National Guard Chief Shares Governor Worries over Loss of Technicians

Performing maintenance.

The chief of the National Guard Bureau told Congress that converting its uniformed technicians into federal civilian employees will hamper the Guard's ability to respond to domestic emergencies.

Gen. Frank J. Grass's warning to lawmakers on Tuesday came two weeks after 41 governors wrote a letter asking Congress to repeal a legal change requiring the conversion of certain National Guard military technicians into non-uniformed, federal civilian employee status.

Rep. Pete Visclosky, a Democrat from Indiana and the ranking member of the House Appropriations Defense Subcommittee, asked Guard leaders at a March 22 budget hearing how the conversion would affect readiness of Guard units.

"With a 20-percent conversion, which is what is in the NDAA right now, we are very concerned about the readiness effects as well as the effects on our people," Grass said. "The Technician Act was passed in 1968, so we feel it's a good time to review the legislation that put into place that program."

The governors and the adjutants general are "very concerned about losing command and control of those forces and for them to be available to them in times of disaster in the homeland," Grass said.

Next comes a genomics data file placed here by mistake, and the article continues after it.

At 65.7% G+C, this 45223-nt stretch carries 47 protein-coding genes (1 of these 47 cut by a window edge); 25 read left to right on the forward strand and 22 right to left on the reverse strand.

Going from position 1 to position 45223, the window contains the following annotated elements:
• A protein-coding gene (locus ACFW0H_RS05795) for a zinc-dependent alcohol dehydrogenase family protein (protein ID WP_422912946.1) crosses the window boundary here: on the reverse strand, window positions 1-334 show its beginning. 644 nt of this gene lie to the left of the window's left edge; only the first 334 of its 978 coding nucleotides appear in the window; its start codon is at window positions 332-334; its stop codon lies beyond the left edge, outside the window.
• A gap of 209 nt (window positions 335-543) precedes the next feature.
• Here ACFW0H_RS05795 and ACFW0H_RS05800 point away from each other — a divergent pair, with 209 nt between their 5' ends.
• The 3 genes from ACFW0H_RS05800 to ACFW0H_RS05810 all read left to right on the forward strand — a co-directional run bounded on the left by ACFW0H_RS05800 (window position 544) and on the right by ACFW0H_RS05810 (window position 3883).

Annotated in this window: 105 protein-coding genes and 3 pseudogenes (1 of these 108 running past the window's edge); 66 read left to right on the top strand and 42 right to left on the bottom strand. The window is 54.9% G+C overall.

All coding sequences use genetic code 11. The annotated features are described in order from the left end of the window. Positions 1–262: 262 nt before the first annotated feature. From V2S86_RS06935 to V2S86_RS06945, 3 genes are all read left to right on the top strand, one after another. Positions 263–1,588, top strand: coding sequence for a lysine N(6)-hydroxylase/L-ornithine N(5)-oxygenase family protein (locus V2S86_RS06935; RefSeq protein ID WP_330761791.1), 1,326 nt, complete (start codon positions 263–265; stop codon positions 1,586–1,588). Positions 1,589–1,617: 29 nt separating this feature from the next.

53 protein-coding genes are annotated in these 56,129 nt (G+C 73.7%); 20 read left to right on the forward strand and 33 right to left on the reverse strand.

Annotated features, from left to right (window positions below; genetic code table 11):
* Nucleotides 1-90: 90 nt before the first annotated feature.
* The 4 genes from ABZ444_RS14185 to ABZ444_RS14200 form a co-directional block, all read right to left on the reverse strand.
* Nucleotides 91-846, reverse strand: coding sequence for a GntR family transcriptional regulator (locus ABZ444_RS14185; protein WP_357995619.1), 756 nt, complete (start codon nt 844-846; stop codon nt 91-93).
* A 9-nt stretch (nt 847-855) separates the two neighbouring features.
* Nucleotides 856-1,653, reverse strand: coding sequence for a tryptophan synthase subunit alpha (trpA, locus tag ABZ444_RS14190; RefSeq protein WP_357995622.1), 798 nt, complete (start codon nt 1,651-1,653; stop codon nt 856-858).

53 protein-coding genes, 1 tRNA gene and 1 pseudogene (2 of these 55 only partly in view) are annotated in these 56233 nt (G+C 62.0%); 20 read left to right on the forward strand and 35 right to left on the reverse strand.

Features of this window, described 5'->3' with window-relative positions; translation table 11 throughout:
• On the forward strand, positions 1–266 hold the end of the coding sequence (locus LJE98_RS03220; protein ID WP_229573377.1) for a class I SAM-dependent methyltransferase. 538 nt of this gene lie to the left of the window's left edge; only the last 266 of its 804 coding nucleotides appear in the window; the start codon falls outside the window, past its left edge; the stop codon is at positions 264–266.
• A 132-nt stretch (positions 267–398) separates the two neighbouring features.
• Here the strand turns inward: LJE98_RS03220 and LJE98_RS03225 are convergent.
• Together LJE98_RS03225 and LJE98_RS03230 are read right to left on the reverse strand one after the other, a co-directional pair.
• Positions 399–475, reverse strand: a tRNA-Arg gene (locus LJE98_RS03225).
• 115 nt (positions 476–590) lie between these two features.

The March 4 letter states that "These conversions would exacerbate two consecutive years of reductions in the National Guard uniformed end strength and deny governors access to thousands of duel-status technicians available for immediate military response to domestic emergencies."

Rep. Steve Womack, R-Arkansas asked Grass if he or any other Guard leaders were consulted about these conversions before they were passed into law.

"I was not consulted before the NDAA was published," Grass said.

Grass asked for more time to find a solution.

"What we really need is a delay right now," Grass said. "We have to implement on 1 January of 2017, and we feel we are just not ready without having huge impact on people and readiness, so we need a delay at least until fiscal year 2018."

-- Matthew Cox can be reached at

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